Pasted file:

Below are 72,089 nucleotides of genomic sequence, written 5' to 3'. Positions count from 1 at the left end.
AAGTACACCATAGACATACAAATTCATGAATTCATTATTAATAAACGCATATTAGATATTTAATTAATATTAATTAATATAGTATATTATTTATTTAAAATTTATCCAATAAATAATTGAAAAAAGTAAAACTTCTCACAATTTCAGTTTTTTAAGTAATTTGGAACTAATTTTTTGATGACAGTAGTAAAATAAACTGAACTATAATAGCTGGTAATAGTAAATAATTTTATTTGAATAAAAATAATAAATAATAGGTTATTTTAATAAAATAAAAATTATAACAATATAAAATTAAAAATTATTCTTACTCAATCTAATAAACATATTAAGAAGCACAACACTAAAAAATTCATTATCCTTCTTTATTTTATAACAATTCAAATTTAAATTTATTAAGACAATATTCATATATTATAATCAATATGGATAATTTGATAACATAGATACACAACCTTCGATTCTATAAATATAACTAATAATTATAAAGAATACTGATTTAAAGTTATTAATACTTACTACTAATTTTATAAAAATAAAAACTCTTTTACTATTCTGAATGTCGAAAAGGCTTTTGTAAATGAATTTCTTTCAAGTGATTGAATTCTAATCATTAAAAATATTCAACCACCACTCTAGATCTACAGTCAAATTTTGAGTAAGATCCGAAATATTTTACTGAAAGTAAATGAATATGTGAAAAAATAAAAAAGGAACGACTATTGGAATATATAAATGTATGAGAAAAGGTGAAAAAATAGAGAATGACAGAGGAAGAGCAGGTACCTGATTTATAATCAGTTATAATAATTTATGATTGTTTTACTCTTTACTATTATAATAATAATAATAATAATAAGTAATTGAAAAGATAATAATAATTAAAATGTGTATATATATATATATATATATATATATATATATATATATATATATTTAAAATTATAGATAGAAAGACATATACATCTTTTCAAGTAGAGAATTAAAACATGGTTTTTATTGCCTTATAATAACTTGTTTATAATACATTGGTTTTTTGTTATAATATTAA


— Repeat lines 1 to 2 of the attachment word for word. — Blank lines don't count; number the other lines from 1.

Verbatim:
Below are 72,089 nucleotides of genomic sequence, written 5' to 3'. Positions count from 1 at the left end.
AAGTACACCATAGACATACAAATTCATGAATTCATTATTAATAAACGCATATTAGATATTTAATTAATATTAATTAATATAGTATATTATTTATTTAAAATTTATCCAATAAATAATTGAAAAAAGTAAAACTTCTCACAATTTCAGTTTTTTAAGTAATTTGGAACTAATTTTTTGATGACAGTAGTAAAATAAACTGAACTATAATAGCTGGTAATAGTAAATAATTTTATTTGAATAAAAATAATAAATAATAGGTTATTTTAATAAAATAAAAATTATAACAATATAAAATTAAAAATTATTCTTACTCAATCTAATAAACATATTAAGAAGCACAACACTAAAAAATTCATTATCCTTCTTTATTTTATAACAATTCAAATTTAAATTTATTAAGACAATATTCATATATTATAATCAATATGGATAATTTGATAACATAGATACACAACCTTCGATTCTATAAATATAACTAATAATTATAAAGAATACTGATTTAAAGTTATTAATACTTACTACTAATTTTATAAAAATAAAAACTCTTTTACTATTCTGAATGTCGAAAAGGCTTTTGTAAATGAATTTCTTTCAAGTGATTGAATTCTAATCATTAAAAATATTCAACCACCACTCTAGATCTACAGTCAAATTTTGAGTAAGATCCGAAATATTTTACTGAAAGTAAATGAATATGTGAAAAAATAAAAAAGGAACGACTATTGGAATATATAAATGTATGAGAAAAGGTGAAAAAATAGAGAATGACAGAGGAAGAGCAGGTACCTGATTTATAATCAGTTATAATAATTTATGATTGTTTTACTCTTTACTATTATAATAATAATAATAATAATAAGTAATTGAAAAGATAATAATAATTAAAATGTGTATATATATATATATATATATATATATATATATATATATATATATTTAAAATTATAGATAGAAAGACATATACATCTTTTCAAGTAGAGAATTAAAACATGGTTTTTATTGCCTTATAATAACTTGTTTATAATACATTGGTTTTTTGTTATAATATTAA